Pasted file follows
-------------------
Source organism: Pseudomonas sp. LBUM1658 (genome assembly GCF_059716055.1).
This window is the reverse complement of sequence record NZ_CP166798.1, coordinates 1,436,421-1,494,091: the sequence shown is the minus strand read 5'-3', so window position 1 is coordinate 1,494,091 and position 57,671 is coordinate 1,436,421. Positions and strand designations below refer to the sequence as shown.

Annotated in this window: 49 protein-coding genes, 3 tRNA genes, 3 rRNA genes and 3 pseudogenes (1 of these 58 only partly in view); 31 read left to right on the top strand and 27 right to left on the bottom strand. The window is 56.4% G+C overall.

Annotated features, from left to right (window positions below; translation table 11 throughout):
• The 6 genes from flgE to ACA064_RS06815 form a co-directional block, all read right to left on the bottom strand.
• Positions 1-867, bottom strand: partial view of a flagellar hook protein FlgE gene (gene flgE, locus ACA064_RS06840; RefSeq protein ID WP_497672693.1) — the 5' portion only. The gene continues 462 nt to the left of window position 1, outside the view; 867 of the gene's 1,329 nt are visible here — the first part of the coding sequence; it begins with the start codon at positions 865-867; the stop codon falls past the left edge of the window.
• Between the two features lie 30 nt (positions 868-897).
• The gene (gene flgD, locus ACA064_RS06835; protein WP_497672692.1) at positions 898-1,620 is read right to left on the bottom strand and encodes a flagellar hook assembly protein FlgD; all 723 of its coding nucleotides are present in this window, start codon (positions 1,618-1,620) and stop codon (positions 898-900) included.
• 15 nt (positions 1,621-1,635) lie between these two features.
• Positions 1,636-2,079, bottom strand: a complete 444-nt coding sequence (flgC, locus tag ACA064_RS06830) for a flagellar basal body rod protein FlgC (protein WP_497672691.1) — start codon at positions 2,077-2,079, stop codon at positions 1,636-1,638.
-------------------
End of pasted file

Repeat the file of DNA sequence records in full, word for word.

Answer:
Source organism: Pseudomonas sp. LBUM1658 (genome assembly GCF_059716055.1).
This window is the reverse complement of sequence record NZ_CP166798.1, coordinates 1,436,421-1,494,091: the sequence shown is the minus strand read 5'-3', so window position 1 is coordinate 1,494,091 and position 57,671 is coordinate 1,436,421. Positions and strand designations below refer to the sequence as shown.

Annotated in this window: 49 protein-coding genes, 3 tRNA genes, 3 rRNA genes and 3 pseudogenes (1 of these 58 only partly in view); 31 read left to right on the top strand and 27 right to left on the bottom strand. The window is 56.4% G+C overall.

Annotated features, from left to right (window positions below; translation table 11 throughout):
• The 6 genes from flgE to ACA064_RS06815 form a co-directional block, all read right to left on the bottom strand.
• Positions 1-867, bottom strand: partial view of a flagellar hook protein FlgE gene (gene flgE, locus ACA064_RS06840; RefSeq protein ID WP_497672693.1) — the 5' portion only. The gene continues 462 nt to the left of window position 1, outside the view; 867 of the gene's 1,329 nt are visible here — the first part of the coding sequence; it begins with the start codon at positions 865-867; the stop codon falls past the left edge of the window.
• Between the two features lie 30 nt (positions 868-897).
• The gene (gene flgD, locus ACA064_RS06835; protein WP_497672692.1) at positions 898-1,620 is read right to left on the bottom strand and encodes a flagellar hook assembly protein FlgD; all 723 of its coding nucleotides are present in this window, start codon (positions 1,618-1,620) and stop codon (positions 898-900) included.
• 15 nt (positions 1,621-1,635) lie between these two features.
• Positions 1,636-2,079, bottom strand: a complete 444-nt coding sequence (flgC, locus tag ACA064_RS06830) for a flagellar basal body rod protein FlgC (protein WP_497672691.1) — start codon at positions 2,077-2,079, stop codon at positions 1,636-1,638.